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Tuesday, February 09, 2010

Safer Internet Day: Wrong to focus on 5-to-7-year-olds?

I was surprised by the surprise in the voice of a newspaper reporter interviewing me last week, when he asked me to repeat a point about how a youth police officer I know started talking with 4th-graders about online safety. Well, today – the European Union's Safer Internet Day – the UK's awareness campaign is aimed at 5-to-7-year-olds (see The Guardian's coverage). Wouldn't the reporter be surprised about that?! I actually think new-media literacy and mindfulness about how they (we all) treat one another online and offline should be taught to children from the moment they start playing with digital devices. And I'm certainly not alone – I heard many statements to that effect at the Safer Internet Forum in Luxembourg last October (see this).

Yet, Ian Douglas at The Telegraph is saying "Safer Internet day is pitching too young" and says parents need to be the primary audience. Absolutely, they're paramount. But I think there is no primary audience. Safety on the fixed and mobile, user-driven social Web is a multi-stakeholder proposition. Just as the only logical solution to bullying/cyberbullying (there is great overlap between the two) is a whole-school-community one, the same goes for youth safety at the societal level. Everybody's teaching and learning in this multi-directional new media environment, everybody has a say in their own, their friends', and their community's well-being, online and offline piece of the solution: user, family, school, caregivers, teachers, industry, government. And yes, Douglas is right that it's not for young children if Net-safety messaging defaults to the old predator-focused, fear-based, research-ignoring fare we've hopefully moved past. He's wrong if online/offline citizenship and mindfulness are the content of safety education. Meanwhile, two-thirds of 14,000 European children surveyed said their parents "do nothing to encourage them to be safe online," according to a new Microsoft survey cited in the Irish Times. [Here's much more Safer Internet Day coverage. See also "Online Safety 3.0: Empowering & Protecting Youth." I'll be blogging more about the school part of the equation soon.]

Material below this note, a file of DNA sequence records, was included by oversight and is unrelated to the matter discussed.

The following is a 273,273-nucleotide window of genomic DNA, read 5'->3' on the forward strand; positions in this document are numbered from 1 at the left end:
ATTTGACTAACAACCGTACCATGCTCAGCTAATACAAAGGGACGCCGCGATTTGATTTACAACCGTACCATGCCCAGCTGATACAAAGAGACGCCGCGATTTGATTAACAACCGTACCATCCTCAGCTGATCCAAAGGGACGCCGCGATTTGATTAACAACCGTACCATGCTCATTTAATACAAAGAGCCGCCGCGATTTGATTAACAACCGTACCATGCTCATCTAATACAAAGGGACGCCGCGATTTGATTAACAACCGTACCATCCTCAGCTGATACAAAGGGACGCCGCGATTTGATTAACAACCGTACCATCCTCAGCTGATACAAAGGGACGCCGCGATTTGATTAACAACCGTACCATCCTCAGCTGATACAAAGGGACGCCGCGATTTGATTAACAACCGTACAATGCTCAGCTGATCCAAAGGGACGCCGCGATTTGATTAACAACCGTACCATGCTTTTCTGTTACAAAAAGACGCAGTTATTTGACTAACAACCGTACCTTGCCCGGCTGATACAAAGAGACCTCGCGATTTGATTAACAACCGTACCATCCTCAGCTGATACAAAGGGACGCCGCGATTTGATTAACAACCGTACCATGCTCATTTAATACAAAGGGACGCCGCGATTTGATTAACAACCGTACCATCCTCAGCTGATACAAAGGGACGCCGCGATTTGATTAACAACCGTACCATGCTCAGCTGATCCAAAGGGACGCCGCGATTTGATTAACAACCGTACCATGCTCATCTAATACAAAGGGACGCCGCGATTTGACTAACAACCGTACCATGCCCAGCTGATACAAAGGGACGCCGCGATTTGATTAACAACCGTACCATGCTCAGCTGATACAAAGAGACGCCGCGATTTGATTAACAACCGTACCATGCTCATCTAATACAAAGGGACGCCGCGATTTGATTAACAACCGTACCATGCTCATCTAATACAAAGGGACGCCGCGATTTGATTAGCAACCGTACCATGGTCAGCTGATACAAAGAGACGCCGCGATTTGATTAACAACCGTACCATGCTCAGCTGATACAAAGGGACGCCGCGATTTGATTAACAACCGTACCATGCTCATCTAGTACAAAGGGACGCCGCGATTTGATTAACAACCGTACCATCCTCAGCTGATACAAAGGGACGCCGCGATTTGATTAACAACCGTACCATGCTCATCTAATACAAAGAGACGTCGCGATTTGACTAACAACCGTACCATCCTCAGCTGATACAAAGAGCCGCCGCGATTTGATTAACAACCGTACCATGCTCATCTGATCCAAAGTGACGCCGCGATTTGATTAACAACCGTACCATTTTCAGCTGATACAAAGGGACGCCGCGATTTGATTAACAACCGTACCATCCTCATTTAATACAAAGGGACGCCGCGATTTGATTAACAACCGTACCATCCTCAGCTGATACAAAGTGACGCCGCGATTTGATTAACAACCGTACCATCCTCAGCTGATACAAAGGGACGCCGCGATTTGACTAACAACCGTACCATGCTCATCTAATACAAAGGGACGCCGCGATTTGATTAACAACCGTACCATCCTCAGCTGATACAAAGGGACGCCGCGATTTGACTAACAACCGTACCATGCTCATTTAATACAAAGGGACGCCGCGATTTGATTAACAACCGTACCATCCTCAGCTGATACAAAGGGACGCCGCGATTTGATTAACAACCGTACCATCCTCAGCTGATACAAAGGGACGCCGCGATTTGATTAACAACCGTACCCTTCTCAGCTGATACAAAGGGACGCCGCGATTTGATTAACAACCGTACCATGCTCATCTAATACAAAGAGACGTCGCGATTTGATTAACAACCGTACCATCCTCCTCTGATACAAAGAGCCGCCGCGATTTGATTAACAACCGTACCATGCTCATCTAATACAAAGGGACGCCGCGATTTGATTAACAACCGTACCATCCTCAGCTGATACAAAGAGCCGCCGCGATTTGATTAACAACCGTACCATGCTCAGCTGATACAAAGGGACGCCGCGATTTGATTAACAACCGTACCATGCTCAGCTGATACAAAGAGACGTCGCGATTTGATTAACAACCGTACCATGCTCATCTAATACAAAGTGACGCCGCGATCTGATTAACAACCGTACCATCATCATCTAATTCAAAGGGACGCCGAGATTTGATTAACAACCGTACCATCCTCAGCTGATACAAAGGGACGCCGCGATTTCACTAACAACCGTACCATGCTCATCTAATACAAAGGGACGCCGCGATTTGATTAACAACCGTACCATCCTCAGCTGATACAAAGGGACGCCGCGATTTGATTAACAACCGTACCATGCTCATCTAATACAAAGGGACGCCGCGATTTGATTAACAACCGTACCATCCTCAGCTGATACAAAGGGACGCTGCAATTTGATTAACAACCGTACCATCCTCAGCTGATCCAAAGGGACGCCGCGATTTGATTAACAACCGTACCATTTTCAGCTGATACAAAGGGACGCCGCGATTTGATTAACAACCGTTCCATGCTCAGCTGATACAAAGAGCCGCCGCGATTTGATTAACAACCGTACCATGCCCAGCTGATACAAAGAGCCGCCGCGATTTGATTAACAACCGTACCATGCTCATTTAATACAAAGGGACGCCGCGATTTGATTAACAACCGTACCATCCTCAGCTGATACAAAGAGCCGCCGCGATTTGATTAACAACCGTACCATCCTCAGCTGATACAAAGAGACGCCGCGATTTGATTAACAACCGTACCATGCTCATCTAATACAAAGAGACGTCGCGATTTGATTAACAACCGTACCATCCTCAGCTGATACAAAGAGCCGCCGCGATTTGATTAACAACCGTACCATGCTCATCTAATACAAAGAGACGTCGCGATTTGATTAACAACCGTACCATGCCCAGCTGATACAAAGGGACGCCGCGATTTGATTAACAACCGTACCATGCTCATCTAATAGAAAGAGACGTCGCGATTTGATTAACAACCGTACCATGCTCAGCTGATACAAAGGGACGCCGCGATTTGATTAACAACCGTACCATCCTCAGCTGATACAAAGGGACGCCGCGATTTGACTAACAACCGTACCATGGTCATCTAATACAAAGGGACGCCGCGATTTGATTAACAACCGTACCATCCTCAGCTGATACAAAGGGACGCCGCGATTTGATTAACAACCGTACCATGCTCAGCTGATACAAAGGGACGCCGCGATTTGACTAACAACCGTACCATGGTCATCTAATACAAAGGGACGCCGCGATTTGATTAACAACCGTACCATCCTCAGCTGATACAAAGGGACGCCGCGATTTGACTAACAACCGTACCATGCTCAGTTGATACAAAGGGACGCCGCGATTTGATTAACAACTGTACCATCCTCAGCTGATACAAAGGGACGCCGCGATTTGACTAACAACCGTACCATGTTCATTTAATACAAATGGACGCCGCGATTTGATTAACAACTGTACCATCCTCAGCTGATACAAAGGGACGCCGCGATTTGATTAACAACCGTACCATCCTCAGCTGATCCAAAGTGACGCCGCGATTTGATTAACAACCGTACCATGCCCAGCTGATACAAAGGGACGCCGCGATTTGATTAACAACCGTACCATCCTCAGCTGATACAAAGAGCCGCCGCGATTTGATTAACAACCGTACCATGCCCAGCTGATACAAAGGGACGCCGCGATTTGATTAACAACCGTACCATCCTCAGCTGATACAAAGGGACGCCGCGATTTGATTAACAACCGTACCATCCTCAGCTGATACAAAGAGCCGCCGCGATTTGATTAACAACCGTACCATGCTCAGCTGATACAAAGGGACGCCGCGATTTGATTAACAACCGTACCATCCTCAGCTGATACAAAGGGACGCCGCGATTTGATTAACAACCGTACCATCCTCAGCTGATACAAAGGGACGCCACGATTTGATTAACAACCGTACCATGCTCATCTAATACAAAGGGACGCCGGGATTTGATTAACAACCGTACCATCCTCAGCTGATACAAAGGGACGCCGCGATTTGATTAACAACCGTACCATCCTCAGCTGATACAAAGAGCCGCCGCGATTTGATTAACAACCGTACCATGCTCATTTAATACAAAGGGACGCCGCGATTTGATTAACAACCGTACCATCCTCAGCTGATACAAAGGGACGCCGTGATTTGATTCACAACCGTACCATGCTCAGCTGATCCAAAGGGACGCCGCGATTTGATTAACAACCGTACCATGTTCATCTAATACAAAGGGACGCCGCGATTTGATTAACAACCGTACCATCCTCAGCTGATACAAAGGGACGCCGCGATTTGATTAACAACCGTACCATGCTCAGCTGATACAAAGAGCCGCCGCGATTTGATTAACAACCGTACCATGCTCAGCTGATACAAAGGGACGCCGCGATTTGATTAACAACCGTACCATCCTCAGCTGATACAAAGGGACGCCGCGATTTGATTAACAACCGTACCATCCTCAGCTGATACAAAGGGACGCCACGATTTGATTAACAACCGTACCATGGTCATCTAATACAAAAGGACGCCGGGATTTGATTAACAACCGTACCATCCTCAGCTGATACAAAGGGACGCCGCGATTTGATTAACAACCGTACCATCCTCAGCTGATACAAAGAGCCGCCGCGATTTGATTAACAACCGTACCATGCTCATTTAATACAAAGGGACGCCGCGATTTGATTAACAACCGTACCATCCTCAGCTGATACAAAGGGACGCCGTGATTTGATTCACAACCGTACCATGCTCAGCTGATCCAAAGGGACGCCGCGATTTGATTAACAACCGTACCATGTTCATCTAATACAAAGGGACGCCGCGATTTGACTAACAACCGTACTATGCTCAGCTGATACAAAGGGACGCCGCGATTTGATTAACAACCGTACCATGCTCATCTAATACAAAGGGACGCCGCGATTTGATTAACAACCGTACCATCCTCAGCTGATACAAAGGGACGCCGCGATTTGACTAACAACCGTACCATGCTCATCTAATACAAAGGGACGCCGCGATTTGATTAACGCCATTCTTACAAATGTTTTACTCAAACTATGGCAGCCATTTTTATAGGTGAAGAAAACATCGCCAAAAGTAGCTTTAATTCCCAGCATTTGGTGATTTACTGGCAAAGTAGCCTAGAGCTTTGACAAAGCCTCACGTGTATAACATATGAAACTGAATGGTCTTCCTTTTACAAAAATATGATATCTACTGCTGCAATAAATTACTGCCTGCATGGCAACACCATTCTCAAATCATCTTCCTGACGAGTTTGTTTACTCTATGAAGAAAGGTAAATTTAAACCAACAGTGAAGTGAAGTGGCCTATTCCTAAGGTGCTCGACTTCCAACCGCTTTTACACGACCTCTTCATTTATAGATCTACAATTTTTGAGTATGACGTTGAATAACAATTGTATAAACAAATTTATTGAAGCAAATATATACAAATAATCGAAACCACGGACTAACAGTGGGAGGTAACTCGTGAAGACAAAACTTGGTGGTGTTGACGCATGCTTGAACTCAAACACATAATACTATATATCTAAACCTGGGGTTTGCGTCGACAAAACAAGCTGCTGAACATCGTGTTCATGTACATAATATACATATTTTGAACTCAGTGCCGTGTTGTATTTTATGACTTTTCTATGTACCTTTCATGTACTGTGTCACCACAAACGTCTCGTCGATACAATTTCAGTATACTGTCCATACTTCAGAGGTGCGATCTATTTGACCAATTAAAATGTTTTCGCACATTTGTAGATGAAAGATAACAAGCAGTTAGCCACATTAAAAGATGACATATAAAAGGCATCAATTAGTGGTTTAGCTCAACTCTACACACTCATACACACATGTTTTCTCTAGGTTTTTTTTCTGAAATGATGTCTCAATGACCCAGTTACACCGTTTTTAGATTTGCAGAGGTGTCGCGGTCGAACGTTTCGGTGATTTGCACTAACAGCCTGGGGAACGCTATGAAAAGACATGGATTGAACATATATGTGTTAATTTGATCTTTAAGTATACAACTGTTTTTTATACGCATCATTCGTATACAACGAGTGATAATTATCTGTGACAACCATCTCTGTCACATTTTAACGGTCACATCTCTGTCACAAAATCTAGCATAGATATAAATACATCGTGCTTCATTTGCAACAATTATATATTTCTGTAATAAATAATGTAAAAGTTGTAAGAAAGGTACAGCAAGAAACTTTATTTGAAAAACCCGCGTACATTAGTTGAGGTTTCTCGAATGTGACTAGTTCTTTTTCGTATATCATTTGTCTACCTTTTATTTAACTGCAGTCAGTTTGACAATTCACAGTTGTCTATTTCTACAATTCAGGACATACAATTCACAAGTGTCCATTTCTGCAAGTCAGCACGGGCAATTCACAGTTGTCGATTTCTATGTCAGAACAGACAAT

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Anonymous Ian Douglas said...


Thanks for picking up on my post. While I agree absolutely that good practice for online citizenship is exactly what should be taught to children, I disagree that it is down to publicity campaigns to teach them. In my post I was echoing the excellent Byron report of 2008, Safer Children in a Digital World, which placed the role of educating children squarely with the parents, and only the role of educating parents with the state.

2:10 AM  
Blogger Anne said...

Thanks for your comment, Ian. I certainly don't feel it is up to publicity campaigns to educate young people! It's a whole-school-community proposition, and by "school community," I mean parents, teachers, administrators, etc. School is an important locus because youth spend so much of their time there. Certainly government can help by encouraging all to be involved in that educating, promoting best practice, and getting the messaging right (an area where your gov't has done a creditable job). We adults are way too compartmentalized in our thinking about youth safety online and offline. But don't get me started. BTW, "digital citizenship" isn't just nice, it's serious primary Net-safety ed for children, since the research shows that cyberbullying is by far the most salient online risk, and children who engage in aggressive behavior online are more than twice as likely to be victimized. Email me via anne[at] if you want any references. I enjoyed being on a panel with Tanya Byron in DC last fall, but she's a tough act to follow!

9:13 AM  

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